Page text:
The academic scholarship would gain me a place in the Scholar’s house at Winchester (there are 10 Boarding Houses, and 1 Scholar’s house). There were 60 candidates, and 18 scholarships and 3 exhibitions were given (scholarships = reduction of 50%, exhibition = 33%). Scholars would stay in College (House), and Exhibitioners would stay in a normal boarding house. I took the exams (3 days), and passed well enough to become a scholar.

And so, this year, I have come back to Winchester for the second time. I have spent one successful and fun year there, and I am ready for more. I will try to give you an idea of what it’s like to be a scholar.

I wake up around 8am, and get dressed. There are no strict guidelines for dress, although they must be reasonably formal (any colour shirt, tie, black shoes, etc.). The only piece of uniform I have is the gown. It is reserved specially for scholars—completely black (although some reflect a little blue), long, and waterproof; not unlike the ones that Harry Potter wears, but they have some differences.

Breakfast is anywhere from 8am to 9am, and it’s quite informal. The first event of the day is Morning Chapel for the first two years, from 8:45 to 8:55. Then, I am off to two lessons, 40 minutes each, starting at 9, with a five-minute break in between. That puts me at 10:25, time for Morning Break. I go back to College, and sit in my own private workspace. We don’t have our own rooms in College; there are two types of very big rooms, known as Upstairs and Downstairs Chambers. The Upstairs Chambers are the dormitories, and the Downstairs ones are like common rooms. I have a resonable-sized workspace; there are about 14 or so to a Chamber. Other than workspaces, a Chamber has a small kitchen, lockers (for bigger, more valuable possessions), and a living-room type atmosphere consisting of a fireplace, couches, sofas, and a table.

There are three more morning lessons. There are some compulsory lessons, such as Math(s), English, History, Physics, Chemistry, Biology, Latin, and French. And, there some that we could choose, such as Greek/Spanish/German/Geography, Music/Art/Design Technology/Information Technology, and, in the first year, PE.
Lunch is at 1:10, and then comes the afternoon. The afternoon is the most varied part of the day. First of all, there are two types of days, half ones, and full ones. In a half day, the entire afternoon is free. In a full day, during the winter terms, we have two hours of free time, and then three lessons. In the summer, we have three lessons, then two hours of free time (this is due to the fact that in England, in the winter, it gets dark very quickly, and so sports should be done early on. In the summer, the sun sets very late, and so there are ample opportunities for sports.).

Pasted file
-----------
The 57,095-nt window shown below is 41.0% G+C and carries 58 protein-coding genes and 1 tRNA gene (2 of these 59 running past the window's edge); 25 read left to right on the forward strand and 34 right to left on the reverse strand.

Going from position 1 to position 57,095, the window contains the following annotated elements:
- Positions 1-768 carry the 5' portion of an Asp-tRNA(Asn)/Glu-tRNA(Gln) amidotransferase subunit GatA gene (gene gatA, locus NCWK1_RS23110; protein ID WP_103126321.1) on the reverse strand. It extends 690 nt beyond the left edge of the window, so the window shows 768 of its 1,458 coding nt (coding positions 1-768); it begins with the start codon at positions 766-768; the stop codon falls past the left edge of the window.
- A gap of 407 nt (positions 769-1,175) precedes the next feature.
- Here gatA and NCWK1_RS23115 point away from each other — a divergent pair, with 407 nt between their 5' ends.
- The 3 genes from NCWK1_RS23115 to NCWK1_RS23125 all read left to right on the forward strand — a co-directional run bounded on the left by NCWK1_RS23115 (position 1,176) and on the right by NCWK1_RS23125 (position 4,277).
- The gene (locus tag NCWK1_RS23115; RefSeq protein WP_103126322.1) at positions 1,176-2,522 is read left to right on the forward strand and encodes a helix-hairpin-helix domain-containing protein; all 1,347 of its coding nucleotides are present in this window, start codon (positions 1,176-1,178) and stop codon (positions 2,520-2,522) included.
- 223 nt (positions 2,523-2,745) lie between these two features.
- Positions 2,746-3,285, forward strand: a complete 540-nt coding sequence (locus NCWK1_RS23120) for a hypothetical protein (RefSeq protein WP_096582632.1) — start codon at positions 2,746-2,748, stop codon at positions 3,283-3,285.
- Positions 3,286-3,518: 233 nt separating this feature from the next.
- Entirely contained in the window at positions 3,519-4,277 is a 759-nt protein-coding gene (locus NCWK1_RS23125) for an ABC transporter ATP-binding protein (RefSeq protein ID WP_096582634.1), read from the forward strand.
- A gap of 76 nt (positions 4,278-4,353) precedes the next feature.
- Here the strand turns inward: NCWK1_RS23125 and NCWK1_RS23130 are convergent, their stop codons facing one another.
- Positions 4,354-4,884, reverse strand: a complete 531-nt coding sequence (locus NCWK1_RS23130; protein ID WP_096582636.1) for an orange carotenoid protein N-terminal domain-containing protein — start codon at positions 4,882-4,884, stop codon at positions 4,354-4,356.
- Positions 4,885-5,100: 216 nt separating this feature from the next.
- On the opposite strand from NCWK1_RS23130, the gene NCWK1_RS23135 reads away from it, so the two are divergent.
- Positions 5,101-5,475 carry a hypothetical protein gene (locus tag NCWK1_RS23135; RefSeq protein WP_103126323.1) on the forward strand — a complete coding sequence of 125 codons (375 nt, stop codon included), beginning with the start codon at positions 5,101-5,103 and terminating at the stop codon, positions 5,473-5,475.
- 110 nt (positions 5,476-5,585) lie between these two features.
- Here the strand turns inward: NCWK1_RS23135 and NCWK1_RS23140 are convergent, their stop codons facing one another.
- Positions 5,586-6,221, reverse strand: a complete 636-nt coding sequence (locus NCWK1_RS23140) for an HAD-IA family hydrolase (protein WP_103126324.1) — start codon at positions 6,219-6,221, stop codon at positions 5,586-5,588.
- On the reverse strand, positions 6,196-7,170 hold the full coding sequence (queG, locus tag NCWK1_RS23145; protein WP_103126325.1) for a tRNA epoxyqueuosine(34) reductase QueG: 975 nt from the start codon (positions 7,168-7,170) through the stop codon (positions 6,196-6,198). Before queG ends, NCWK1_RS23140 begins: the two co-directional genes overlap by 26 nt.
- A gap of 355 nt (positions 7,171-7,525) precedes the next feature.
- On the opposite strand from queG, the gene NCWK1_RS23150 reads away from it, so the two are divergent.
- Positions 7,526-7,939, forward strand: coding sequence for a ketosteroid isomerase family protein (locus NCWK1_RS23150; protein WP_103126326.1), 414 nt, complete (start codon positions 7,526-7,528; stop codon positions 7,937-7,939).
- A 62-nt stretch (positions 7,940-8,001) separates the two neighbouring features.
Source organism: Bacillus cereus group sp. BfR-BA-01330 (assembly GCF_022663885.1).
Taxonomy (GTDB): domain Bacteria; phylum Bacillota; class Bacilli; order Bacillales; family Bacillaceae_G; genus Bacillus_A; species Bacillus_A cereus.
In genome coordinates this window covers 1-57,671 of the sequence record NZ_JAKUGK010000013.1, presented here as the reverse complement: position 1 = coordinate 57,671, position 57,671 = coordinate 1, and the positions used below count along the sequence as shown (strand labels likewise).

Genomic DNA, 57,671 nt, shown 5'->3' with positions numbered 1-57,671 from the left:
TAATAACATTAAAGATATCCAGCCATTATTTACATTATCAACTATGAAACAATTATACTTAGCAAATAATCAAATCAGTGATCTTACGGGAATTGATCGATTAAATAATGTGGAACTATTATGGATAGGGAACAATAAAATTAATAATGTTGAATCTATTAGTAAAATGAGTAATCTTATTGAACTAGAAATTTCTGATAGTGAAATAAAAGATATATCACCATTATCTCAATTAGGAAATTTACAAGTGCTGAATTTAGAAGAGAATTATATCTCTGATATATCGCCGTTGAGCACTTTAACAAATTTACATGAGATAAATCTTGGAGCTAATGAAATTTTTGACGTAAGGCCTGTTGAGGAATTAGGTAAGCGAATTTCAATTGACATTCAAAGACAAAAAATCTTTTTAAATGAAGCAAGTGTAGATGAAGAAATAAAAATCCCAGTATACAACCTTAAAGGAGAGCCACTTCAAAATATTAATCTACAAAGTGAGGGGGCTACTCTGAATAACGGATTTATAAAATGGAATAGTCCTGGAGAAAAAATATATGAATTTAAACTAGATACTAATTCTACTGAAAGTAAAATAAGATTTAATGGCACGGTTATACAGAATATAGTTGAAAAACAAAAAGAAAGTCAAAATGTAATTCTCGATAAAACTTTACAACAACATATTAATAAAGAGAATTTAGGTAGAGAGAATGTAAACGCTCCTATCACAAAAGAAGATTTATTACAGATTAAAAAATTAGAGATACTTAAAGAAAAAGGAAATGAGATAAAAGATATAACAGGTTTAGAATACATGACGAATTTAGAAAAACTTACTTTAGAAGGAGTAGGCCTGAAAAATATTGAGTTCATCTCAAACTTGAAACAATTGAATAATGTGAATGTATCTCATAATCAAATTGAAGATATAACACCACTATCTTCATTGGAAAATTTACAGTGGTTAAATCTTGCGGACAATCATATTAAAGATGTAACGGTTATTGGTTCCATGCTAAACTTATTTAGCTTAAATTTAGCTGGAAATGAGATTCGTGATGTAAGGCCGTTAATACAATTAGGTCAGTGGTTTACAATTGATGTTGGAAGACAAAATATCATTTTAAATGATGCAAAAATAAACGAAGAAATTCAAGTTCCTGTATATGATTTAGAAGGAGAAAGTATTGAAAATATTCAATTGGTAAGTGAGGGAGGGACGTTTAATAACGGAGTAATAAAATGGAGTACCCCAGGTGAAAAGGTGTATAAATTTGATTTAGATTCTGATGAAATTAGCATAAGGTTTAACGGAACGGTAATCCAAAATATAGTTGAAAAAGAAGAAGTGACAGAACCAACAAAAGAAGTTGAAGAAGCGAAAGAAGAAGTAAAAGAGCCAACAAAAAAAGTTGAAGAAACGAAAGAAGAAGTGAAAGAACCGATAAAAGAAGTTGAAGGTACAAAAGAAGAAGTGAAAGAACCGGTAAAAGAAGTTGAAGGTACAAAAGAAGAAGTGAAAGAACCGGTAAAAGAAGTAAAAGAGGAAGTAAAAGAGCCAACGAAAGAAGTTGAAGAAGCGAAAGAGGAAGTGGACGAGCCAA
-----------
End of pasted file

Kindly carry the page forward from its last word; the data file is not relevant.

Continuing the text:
Tea (or dinner) is at around 6pm, and continues until 6:30. Then, we have a period of prep, from 7-7:45, 15-minute break, then 8-8:45. It is a chance to do all the day’s homework, and study other work. The first two years work in a classroom in College, under supervision. The last three years work in their workplaces. After all of this, we have Evening Chapel for fifteen minutes, and then, we are free until our bedtimes.

I normally ‘hang around’ in a Downstairs Chamber when I’m not doing anything. There are usually many people there, and most of the other boys are very nice (by the way, Winchester is not co-ed). I have no trouble in getting along, and bullying is not a big problem.

Really, I don’t have much chance to hang around, because I have many other commitments. Much of my free time is taken up by music. I have music lessons, three orchestra practices for three different orchestras per week, and a choir practice (we sing in chapel on Sundays). Apart from music, I also like to play some sports, including football (in the winter), and tennis (in the summer). So, all the free time slots are spent doing all of this, and the unavoidable music practice.

I normally go home once a term, at the very end. So, I am in Bangkok for about a month, in December, April, and for two months in the summer, July and August. I really enjoy this lifestyle. I am getting to know both sides of the world much better than before—I am having fun re-learning Thai, and continuing my studies in England.

I still think of Thailand. I haven’t forgotten it completely; after all, I am Thai, and I will probably come back to work here. I would like to help the country. I feel that there is much to be done, that can be done, to improve the country.

Please feel free to email me; my address Is just below.

Nadanai, (Ae), September 28, 2002
School email: n_laohakunakorn@wincoll.ac.uk